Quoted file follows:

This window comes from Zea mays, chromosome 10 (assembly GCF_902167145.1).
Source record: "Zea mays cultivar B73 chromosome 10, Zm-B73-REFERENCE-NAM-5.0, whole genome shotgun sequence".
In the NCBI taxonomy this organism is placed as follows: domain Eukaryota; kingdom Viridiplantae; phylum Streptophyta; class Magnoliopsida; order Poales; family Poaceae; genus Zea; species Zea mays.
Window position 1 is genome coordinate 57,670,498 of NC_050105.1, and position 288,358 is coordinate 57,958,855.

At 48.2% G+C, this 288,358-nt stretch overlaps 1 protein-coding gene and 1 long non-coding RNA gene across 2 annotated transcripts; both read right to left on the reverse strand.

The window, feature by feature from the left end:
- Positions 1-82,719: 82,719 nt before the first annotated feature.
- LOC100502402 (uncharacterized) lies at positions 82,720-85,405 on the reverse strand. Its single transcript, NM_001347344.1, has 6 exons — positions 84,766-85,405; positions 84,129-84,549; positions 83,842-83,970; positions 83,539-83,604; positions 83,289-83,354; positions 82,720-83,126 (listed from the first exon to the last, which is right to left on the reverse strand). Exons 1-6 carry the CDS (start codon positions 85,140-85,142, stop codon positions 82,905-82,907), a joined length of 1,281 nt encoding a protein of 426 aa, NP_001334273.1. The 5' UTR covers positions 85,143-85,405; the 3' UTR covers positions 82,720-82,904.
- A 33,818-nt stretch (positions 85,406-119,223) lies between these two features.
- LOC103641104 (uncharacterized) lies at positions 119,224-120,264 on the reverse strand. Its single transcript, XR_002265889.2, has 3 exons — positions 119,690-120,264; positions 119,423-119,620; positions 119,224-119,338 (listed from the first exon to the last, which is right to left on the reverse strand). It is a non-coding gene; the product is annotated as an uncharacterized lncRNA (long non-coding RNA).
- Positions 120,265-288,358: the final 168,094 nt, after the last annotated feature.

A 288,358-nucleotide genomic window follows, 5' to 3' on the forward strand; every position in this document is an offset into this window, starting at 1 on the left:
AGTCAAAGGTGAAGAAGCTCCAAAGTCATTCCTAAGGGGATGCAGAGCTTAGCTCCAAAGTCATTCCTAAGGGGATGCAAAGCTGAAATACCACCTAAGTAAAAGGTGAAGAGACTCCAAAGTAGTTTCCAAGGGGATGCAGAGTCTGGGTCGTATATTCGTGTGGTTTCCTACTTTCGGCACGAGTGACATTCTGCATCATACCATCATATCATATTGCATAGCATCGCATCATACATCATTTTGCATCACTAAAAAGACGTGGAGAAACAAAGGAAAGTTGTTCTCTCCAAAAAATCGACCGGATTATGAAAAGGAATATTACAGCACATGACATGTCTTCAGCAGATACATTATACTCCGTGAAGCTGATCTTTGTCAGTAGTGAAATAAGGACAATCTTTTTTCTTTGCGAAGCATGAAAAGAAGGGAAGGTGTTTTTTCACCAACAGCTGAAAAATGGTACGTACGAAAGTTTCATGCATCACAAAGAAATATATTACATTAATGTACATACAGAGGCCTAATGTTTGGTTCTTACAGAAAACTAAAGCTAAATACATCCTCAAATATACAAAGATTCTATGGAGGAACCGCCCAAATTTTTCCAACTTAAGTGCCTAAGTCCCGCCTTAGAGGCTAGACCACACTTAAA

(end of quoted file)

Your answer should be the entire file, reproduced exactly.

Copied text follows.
This window comes from Zea mays, chromosome 10 (assembly GCF_902167145.1).
Source record: "Zea mays cultivar B73 chromosome 10, Zm-B73-REFERENCE-NAM-5.0, whole genome shotgun sequence".
In the NCBI taxonomy this organism is placed as follows: domain Eukaryota; kingdom Viridiplantae; phylum Streptophyta; class Magnoliopsida; order Poales; family Poaceae; genus Zea; species Zea mays.
Window position 1 is genome coordinate 57,670,498 of NC_050105.1, and position 288,358 is coordinate 57,958,855.

At 48.2% G+C, this 288,358-nt stretch overlaps 1 protein-coding gene and 1 long non-coding RNA gene across 2 annotated transcripts; both read right to left on the reverse strand.

The window, feature by feature from the left end:
- Positions 1-82,719: 82,719 nt before the first annotated feature.
- LOC100502402 (uncharacterized) lies at positions 82,720-85,405 on the reverse strand. Its single transcript, NM_001347344.1, has 6 exons — positions 84,766-85,405; positions 84,129-84,549; positions 83,842-83,970; positions 83,539-83,604; positions 83,289-83,354; positions 82,720-83,126 (listed from the first exon to the last, which is right to left on the reverse strand). Exons 1-6 carry the CDS (start codon positions 85,140-85,142, stop codon positions 82,905-82,907), a joined length of 1,281 nt encoding a protein of 426 aa, NP_001334273.1. The 5' UTR covers positions 85,143-85,405; the 3' UTR covers positions 82,720-82,904.
- A 33,818-nt stretch (positions 85,406-119,223) lies between these two features.
- LOC103641104 (uncharacterized) lies at positions 119,224-120,264 on the reverse strand. Its single transcript, XR_002265889.2, has 3 exons — positions 119,690-120,264; positions 119,423-119,620; positions 119,224-119,338 (listed from the first exon to the last, which is right to left on the reverse strand). It is a non-coding gene; the product is annotated as an uncharacterized lncRNA (long non-coding RNA).
- Positions 120,265-288,358: the final 168,094 nt, after the last annotated feature.

A 288,358-nucleotide genomic window follows, 5' to 3' on the forward strand; every position in this document is an offset into this window, starting at 1 on the left:
AGTCAAAGGTGAAGAAGCTCCAAAGTCATTCCTAAGGGGATGCAGAGCTTAGCTCCAAAGTCATTCCTAAGGGGATGCAAAGCTGAAATACCACCTAAGTAAAAGGTGAAGAGACTCCAAAGTAGTTTCCAAGGGGATGCAGAGTCTGGGTCGTATATTCGTGTGGTTTCCTACTTTCGGCACGAGTGACATTCTGCATCATACCATCATATCATATTGCATAGCATCGCATCATACATCATTTTGCATCACTAAAAAGACGTGGAGAAACAAAGGAAAGTTGTTCTCTCCAAAAAATCGACCGGATTATGAAAAGGAATATTACAGCACATGACATGTCTTCAGCAGATACATTATACTCCGTGAAGCTGATCTTTGTCAGTAGTGAAATAAGGACAATCTTTTTTCTTTGCGAAGCATGAAAAGAAGGGAAGGTGTTTTTTCACCAACAGCTGAAAAATGGTACGTACGAAAGTTTCATGCATCACAAAGAAATATATTACATTAATGTACATACAGAGGCCTAATGTTTGGTTCTTACAGAAAACTAAAGCTAAATACATCCTCAAATATACAAAGATTCTATGGAGGAACCGCCCAAATTTTTCCAACTTAAGTGCCTAAGTCCCGCCTTAGAGGCTAGACCACACTTAAA